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of the TEXTS.
SE R M O N 1. and II.
On original Sin.
On the Sacrifice of Christ. 1 Pet. ii. 24•
Who his own self bare our fins, in his own body on the tree.
On imputed Righteousness. Isaiah xlv. 24. Surely shall one say in the Lord have I righ
teousness and strength.
On the Saint's Perseverance: Rom, v. 10. If when we were enemies, we were reconciled
to God by the death of his fon; much more be
ing reconciled, we shall be saved by his life. SERMON VIII. and IX.
On precious Faith. 2 Pet. i. 1. Simon Peter, a servant and an apostle of Jesus
Christ, to them i hat have obtained like precious faith with us, through the righteousness of God, and our Saviour Jesus Christ.
An Invitation to Sinners.
SE R M ON XI.
The weak Believer comforted.
SE R M ON XII.
The young Ruler.
On the Imputation of Sin, and of
CH A P. 1. I On imputation, as used and accepted in the scriptures. 2 The different expressions of imputation in fcripture fy
nonymous. 3 Imputation what, int respect to the matter of it, and the
persons concerned. 4 The common objections against imputation, noted.
CHAP II. I of the image of God, in which Adam was created. 2 What the image of God, in which Adam was created did
not confift. 3 What the divine image Adam partook was not, further
explained. 4 What that image was, with his fall from that state of
rectitude. 5 The rectitude of Adam in his primitive state insisted on
against Socinus and his followers. 6 In what the divine image more especially consisted, with
some reflections. 7 The wonderful condescension of God, in entering into a 20 İmputation of Adam's fin proved from Paul the apostia 21 No injustice in this act of imputing fin. 22 What fins may be imputed, and why. 23 Original fin, wherein it consilts, inherent or imputed,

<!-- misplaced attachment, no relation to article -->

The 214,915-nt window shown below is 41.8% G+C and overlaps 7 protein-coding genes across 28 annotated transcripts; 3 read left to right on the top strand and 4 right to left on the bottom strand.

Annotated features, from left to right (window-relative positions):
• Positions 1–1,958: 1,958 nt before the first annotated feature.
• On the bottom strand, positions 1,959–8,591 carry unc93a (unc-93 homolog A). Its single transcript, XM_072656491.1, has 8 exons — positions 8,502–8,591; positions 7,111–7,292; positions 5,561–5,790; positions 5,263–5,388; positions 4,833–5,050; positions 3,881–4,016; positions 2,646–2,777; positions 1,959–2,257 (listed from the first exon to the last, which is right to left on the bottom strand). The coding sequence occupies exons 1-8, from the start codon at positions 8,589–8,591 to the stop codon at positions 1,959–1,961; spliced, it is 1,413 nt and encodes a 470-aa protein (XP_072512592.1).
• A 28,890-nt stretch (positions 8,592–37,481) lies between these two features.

covenant with man. 8 The covenant made with Adam proved and manifested. 9 Not prudent to be too iniquisitive what Adam's happiness
was before his fall, &c. 10 The state of the true believer, preferable to Adam's, in
what respects. II By what lin Adam fell, and the depth of misery he fell
into. 12 Adam by his fall became obnoxious to the curse threa
tened. 13 That Adam involved all his posterity in misery by his.
fall. 14 Original fin, what it is, and how we are effected with it. 15 That we are all tainted with the defilement of Ada in's
fin, from various scriptures. 16 That all the posterity of Adam is imputed guilty, 17 How the sin of Adam is imputed and why. 18 The certainty of such covenant being made with Adam, 19 Imputation of Adam's sin proved from the sufferings of his descendants,
or both. 24 Some uses to be made of the foregoing doctrine,
CH A P. III. 1 Why sinners are so backward in coming to Chrit. 2 The scripture plan of salvation most confiftent. 3 on what the imputation of our sins to Chrift depends. 4 That Christ's sufferings were vicarious. 5 The legal facrifices fhadowed forth Christ. 6 Christ must needs have been preached to the Jews in their
facrifices. 7 The prophets and apostles spake the same things con
cerning Chrilt. 8 The great love of God in providing such a Saviour for
APPLICATION of the preceding DOCTRINE,
C H A P. IV. I'An illustration of our natural state, and deliverance by,
Christ. 2 The subject of the present chapter what. 3 That believers are the purchase of Christ's blood, and